Re: Fiddle Bowing Question

Hehe, no worries benhall, as I said there are many schools of thought on the subject. None of them are really "wrong". And I do seem to be breaking my own rules a lot these days too. I don’t consciously think about it, so sometimes I’m not sure exactly what I’m doing with the bow, so I revert to explaining how I was taught to do it. I have a kind of Donegal/Clare hybrid style, which is a bit weird.

I agree that slurring in jigs doesn’t sound great. I prefer single bows myself. I notice that you put a gracenote between the As across the barline. That’ll still work when slurred because it breaks up the open string.

I actually never heard them called "slurs" till I came to this site. Never had a name for it before, do you have one?

Re: Fiddle Bowing Question

I agree, Tradshark. There’s no right or wrong way to bow jigs, it all comes down to personal preference. If what your doing feels comfortable and sounds good, don’t worry about it, otherwise you’ll tie yourself up in knots wondering which way your bow should be going.

Re: Fiddle Bowing Question

I don’t like the name ‘slurs’. I implies something smoother than what actually happens a lot of the time. But I haven’t got a better word - tied notes perhaps?

Re: Fiddle Bowing Question

I usually slur two eigth notes down then bow an eigth note up in a jig, but that changes if I’m emphasizing some other note or using some type of ornamentation.

Re: Fiddle Bowing Question

Don’t you find that a bit skippy and Fotherington-Thomas like?

Re: Fiddle Bowing Question

I slur frequently and as often as possible, when speed is required.

Honestly, I’m jealous at you fiddlers who can keep up at fast sessions WITHOUT slurring, I have no idea how you do it.

When it’s slower, heck, use two strokes for each note, knock yerself out.

As with so much of all this, it’s personal preference, do what’cha like as long as it sounds spiffy.

Re: Fiddle Bowing Question

And you can also do one bow per bar, or even one bow for two or more bars.

But I’m talking about bowing control exercises 🙂

Re: Fiddle Bowing Question

Or you could slur the whole tune, and just change bow when you go to play it second time around ;)

(I’m joking. Don’t.)

Re: Fiddle Bowing Question

If you don’t slurs on jigs how do you play Jig of Slurs! 😉
Hehe!

Re: Fiddle Bowing Question

It might be true that there’s no "wrong" way to bow jigs, but I think I could argue that there are still some ways that sound better than other ways. 🙂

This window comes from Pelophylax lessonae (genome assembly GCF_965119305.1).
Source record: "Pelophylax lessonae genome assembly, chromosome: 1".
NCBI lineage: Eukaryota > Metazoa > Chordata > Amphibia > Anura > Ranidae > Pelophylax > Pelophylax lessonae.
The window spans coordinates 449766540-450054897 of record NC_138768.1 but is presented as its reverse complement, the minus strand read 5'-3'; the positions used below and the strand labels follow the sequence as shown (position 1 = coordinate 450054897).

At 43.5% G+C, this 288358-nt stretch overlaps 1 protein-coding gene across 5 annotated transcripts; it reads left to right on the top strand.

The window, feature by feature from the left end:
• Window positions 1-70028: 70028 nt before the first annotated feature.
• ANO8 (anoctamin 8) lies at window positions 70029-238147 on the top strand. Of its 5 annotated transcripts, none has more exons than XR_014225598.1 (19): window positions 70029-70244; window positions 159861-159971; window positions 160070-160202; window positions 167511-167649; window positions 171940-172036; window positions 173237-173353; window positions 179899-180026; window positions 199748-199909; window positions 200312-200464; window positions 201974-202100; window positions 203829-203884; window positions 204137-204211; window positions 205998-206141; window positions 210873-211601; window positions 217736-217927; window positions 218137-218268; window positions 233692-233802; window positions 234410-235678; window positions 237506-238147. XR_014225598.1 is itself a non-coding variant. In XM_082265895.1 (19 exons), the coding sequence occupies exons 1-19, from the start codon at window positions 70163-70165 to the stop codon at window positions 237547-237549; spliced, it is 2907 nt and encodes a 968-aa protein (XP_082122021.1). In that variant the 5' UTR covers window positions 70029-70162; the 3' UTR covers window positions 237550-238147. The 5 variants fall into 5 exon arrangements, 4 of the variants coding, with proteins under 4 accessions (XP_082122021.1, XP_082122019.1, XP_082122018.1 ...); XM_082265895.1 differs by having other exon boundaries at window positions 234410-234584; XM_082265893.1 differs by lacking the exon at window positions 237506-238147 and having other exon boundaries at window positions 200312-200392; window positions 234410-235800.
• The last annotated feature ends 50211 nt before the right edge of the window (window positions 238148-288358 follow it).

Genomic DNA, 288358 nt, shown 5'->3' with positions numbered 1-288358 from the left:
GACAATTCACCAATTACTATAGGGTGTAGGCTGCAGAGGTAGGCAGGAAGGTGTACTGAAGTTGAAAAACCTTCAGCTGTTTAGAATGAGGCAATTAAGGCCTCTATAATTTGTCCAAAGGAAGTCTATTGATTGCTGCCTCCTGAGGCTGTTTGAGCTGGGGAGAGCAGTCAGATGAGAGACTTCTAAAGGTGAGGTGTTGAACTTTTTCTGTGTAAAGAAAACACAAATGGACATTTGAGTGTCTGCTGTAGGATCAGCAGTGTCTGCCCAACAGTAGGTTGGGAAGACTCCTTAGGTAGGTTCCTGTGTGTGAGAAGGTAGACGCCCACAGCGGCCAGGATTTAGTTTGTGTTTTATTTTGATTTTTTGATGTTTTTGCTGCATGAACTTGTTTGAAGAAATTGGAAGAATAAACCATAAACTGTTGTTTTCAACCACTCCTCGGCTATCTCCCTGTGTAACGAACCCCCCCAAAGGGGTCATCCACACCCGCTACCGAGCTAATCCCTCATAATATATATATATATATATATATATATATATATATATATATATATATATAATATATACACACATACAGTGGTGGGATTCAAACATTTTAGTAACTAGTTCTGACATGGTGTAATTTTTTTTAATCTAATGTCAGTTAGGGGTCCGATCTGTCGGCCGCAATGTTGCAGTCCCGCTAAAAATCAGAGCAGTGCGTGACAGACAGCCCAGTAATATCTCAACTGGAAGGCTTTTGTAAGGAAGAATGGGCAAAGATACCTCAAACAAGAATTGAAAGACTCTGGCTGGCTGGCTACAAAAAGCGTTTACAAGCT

In particular, I find that anything excessively repetitive sounds clunky to my ear, especially if the bow is changing on the beat every time. I much prefer the sound of slurring into the beat more often than not. It gives the tune a little more gentle swing, and makes it sound a little less flatfooted and heavy.


So, I would prefer to hear: DE(F A)B(A {d}A)F(E D3) (which was benhall.1’s)
or: DE(F A)BA AF(E D3)
or just: DE(F A)BA AFE D3
or even: D(EF A)(BA A)(FE D3)

over: (DEF) (ABA) (AFE) D3
and: D(EF) A(BA) A(FE) D3
and: (DE)F (AB)A (AF)E D3


But then again, "de gustibus non est disputandem". Do whatever you yourself prefer to hear.

Re: Fiddle Bowing Question

It’s not the Jig of Slurs, it’s the Jug of Slugs.

Re: Fiddle Bowing Question

thanks georgi - much more like it.

And for those who may wish to know whether georgi knows what he’s talking about, try watching this (sorry georgi) - it is brilliant. Inspirational. (Bastard - I bet you’re nice too. Some people make you sick. 🙂 )

http://www.youtube.com/watch?v=AerVZHfJ2P8

Re: Fiddle Bowing Question

Please, Sir, may I be excused. My brain is full. (Larson, The Far Side)

Thanks, everyone. (I’m afraid if I say any more, everyone will know I didn’t understand any of it.)

Georgi "Do whatever you prefer to hear"

I listened to the Reavy tune, and yes, that’s what I prefer to hear. But I tried all those permutations/combinations, and I don’t sound even remotely like that.

I guess I will have to be contented with the best sow’s ear purse I can make.

Slan,

Mairtin

Re: Fiddle Bowing Question

there is a very good book by David Lyth called munster Bowing styles in irish fiddle playing[comhaltas publication].julia Clifford for instance,in jigs,quite often slurs groups of three,she also slurs pairs of notes.
PatrickKelly slurs four quavers,then boWs seperately,eleven quavers at rhe beginning of a jig called gillans apples.This book gives youan insight into munster bowing.
what it shows you is that[within any area or style] there are many different ways to bow.often an upbow slur is executed so you can emphasise with a down bow the next note.